St Mary’s Church

The pyramid-shaped roof of St Mary’s church tower dominates the skyline for miles around. This is Rye’s oldest surviving building; begun in the 12th century, its size is a testament to how important the Norman town had become in the defence against the French.

The church is open every day. Its stained glass is a highlight (one of the windows was designed by the Pre-Raphaelite artist Edward Burne-Jones), and the tower offers wonderful views over the rooftops and the marshes.

Running round the building’s perimeter is the picturesque Church Square, packed full of ancient timber-framed buildings.

Lamb House

Formerly the home of Henry James (and later EF Benson, author of the Mapp & Lucia books, set in a fictional version of Rye), this handsome early-18th-century house includes some of James’s possessions.

The large walled garden – unusual for Rye – offers a tranquil change of pace from the town’s narrow medieval streets. James used to write in the garden’s summerhouse, which was destroyed in the war.

Rye Heritage Centre

Strand Quay’s Heritage Centre is the gateway to finding out about Rye and its history.

There’s a town model, the focus of a 20-minute show with lighting and a commentary on Rye through the ages (hard to put into words… but it’s good), and a penny arcade where you can amuse yourself with novelties such as the famous Laughing Sailor.

This is also the place to hire an audio guide to take round the streets, or pick up a themed map (creative and literary; pubs and grub; saints and sinners; and ghosts and ghouls). The centre also runs winter ghost walks (dates are online) which includes a spell in the Ypres Tower in the dark, if you dare…


Rye has just a few chain shops and a lot of independents. Trawling its eclectic vintage/antique shops can take a day in itself, and many places present their wares beautifully, making the shopping experience itself a joy, regardless of whether you buy.

Strand antiques shops

Virtually every shop along this picturesque street leading down to the Quay sells second-hand goods (and, increasingly, faux second-hand goods); they’ve been lumped together here for reasons of space, but in reality they all have their individual charms. Some of our favourites include Halcyon Days for rustic furniture, upcycled using Annie Sloan’s fantastic chalk paints; quality vintage clothes at Tallulah & Rose; and the multi-tenanted rummage-fest that is The Quay Antiques.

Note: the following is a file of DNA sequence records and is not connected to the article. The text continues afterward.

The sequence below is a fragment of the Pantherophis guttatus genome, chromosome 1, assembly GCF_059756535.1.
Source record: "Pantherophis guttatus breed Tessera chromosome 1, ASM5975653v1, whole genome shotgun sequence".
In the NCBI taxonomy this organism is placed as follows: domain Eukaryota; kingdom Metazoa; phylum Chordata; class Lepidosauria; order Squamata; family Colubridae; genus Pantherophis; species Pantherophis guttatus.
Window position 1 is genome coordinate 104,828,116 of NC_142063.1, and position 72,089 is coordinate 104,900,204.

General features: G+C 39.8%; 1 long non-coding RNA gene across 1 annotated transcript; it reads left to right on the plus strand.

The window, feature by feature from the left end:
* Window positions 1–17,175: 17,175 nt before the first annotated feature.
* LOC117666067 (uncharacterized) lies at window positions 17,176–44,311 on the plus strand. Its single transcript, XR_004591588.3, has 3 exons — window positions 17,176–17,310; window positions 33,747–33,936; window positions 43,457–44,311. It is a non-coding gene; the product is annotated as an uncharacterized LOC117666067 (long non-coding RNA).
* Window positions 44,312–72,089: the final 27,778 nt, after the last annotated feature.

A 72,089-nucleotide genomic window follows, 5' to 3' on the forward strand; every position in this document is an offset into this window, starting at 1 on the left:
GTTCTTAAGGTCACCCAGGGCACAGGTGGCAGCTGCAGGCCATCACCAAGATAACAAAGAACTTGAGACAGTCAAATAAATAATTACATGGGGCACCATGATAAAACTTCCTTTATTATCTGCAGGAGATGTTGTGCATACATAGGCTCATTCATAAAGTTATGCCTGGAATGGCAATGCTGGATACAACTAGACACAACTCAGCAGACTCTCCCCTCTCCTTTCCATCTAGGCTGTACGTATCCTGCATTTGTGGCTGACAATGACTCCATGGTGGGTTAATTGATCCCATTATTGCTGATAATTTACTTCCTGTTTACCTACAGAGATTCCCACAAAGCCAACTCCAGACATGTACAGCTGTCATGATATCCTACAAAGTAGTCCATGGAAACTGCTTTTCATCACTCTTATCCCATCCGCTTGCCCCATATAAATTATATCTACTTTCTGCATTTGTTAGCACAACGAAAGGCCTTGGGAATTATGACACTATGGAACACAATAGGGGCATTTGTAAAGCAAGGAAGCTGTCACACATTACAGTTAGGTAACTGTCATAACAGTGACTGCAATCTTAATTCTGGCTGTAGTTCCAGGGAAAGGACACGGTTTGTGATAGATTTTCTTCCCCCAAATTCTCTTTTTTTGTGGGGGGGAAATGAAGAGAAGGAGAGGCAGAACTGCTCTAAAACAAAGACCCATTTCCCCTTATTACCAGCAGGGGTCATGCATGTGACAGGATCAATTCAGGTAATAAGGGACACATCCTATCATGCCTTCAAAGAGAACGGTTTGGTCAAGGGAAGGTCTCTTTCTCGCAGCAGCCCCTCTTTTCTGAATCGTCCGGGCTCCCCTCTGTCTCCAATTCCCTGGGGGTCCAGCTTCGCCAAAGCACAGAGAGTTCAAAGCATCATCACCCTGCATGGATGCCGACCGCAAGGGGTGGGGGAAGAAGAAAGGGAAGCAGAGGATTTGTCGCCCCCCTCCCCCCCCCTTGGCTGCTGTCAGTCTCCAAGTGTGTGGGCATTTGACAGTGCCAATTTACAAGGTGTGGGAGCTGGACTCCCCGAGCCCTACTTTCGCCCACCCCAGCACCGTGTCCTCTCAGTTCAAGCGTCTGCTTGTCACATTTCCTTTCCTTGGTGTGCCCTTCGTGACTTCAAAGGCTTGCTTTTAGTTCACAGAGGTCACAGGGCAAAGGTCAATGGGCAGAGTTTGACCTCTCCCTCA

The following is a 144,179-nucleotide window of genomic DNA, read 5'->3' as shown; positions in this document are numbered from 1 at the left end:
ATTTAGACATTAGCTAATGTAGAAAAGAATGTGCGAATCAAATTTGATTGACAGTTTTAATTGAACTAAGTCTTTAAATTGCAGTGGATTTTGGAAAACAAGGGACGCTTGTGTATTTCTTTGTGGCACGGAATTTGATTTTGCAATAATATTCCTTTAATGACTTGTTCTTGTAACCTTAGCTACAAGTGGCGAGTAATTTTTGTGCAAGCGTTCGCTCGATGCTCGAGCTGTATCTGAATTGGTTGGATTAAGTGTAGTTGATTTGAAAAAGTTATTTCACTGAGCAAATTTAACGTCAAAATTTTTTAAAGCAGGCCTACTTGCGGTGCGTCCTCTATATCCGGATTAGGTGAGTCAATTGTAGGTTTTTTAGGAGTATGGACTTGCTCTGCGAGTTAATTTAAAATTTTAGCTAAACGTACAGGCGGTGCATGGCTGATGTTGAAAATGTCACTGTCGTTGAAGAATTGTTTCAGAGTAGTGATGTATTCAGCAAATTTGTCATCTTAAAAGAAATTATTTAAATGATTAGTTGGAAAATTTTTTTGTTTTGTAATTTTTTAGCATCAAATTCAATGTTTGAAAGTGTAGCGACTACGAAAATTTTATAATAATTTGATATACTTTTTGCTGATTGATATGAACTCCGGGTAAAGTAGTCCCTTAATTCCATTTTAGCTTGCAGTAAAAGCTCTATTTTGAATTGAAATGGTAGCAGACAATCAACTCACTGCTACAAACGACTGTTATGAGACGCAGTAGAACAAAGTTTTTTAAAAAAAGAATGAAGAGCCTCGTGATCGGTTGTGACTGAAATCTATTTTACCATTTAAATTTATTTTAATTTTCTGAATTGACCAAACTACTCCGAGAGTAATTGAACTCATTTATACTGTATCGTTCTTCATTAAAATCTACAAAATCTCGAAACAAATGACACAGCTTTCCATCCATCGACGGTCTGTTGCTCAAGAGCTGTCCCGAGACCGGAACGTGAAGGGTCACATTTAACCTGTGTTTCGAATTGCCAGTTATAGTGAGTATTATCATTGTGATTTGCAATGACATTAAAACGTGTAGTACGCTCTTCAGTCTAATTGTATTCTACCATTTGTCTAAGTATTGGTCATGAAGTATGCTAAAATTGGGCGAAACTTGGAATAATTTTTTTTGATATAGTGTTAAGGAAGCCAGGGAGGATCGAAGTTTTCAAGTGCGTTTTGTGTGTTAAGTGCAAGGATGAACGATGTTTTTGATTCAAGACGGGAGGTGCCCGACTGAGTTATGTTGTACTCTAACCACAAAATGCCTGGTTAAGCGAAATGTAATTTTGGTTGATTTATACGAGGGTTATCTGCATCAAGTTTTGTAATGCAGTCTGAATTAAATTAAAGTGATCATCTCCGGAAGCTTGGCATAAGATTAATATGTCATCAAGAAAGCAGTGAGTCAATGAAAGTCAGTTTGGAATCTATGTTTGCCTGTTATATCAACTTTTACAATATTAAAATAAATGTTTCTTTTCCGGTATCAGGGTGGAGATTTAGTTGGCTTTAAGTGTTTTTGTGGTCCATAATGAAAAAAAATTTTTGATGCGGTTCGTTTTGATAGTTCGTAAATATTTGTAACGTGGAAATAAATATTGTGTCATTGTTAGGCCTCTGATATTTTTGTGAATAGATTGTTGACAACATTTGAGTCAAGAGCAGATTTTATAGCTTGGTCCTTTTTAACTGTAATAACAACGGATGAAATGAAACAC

Rye Pottery

Rye Pottery’s charming folk-infused ceramics are having a renaissance in a world newly appreciative of the decorative arts. It is best known for its hand-painted animals and figures, full of lively detail, and its mid-century tableware, including the classic Cottage Stripe design.

The fact that the pottery isn’t sold widely makes a visit to its shop-cum-studio even more of a must (head upstairs to see some of the making in action). As well as its own pieces it sells a small but well-curated selection of homewares and prints.

Rye Art Gallery

There’s nearly always something inspiring on at this highly regarded gallery, which combines a permanent collection of 19th- and 20th-century art, plus contemporary selling shows. The permanent collection includes works by John Piper, Paul Nash and Edward Burra (Burra and Nash were both Rye residents), while the pieces for sale crossover many media, from prints to jewellery to sculpture. It’s the perfect place to pick up a classy, memorable souvenir.

McCully & Crane

Gareth McCully and Marcus Crane’s interiors shop – and the interior design business that grew out of it – have a superbly eclectic aesthetic. Taxidermy, religious artefacts, industrial lighting and furniture, posters, signage and original artwork make up the mix in their small shop.

It packs a visual punch yet it’s perfectly balanced; nothing is too polished or precious, so there’s an informality to the overall look, even though it’s dramatically presented. A sister gallery right next door is dedicated to modern and contemporary art.

Merchant & Mills

“We love sewing and believe in it” say Carolyn Denham and Roderick Field, the duo behind this beautifully styled haberdashery shop. Even if you’ve never sat in front of a sewing machine, this place is still inspiring, with bolts of fabric (traditional wool, tweed, linen, muslin and denim) sitting next to perfectly packaged ‘sewing notions’ such as buttons, scissors and pins. A rack of clothes shows what you can do with Merchant & Mills’ own-brand patterns; the emphasis is on strong simple shapes and ease of making.

Grammar School Records

Tucked inside one the High Street’s most atmospheric red-brick buildings (as the name gives away, it used to be a school, built in the 17th century) is one of the UK’s best second-hand music shops. Chock full of vinyl (20,000 individual discs), CDs and DVDs, its massive selection is divided by genre to help give you a steer in the right direction, and the staff are nice and friendly. Take a punt on one of the £1 7-inch vinyl bundles, mysteriously wrapped in brown paper, then bring your lost treasures back to Bee Cottage to play on the record player!

The Queen’s Head Inn

A big, bustling freehouse with zero pretentions, the Queen’s Head is a lively locals’ pub, with pool table, piano and more than a few good pints. Stand at the bar, get comfy in a big squashy chairs around the stove or be seated for a meal.

The pub is becoming increasingly well known for its food, which is hearty and lovingly cooked from scratch on the premises.

There’s often live music on Saturdays.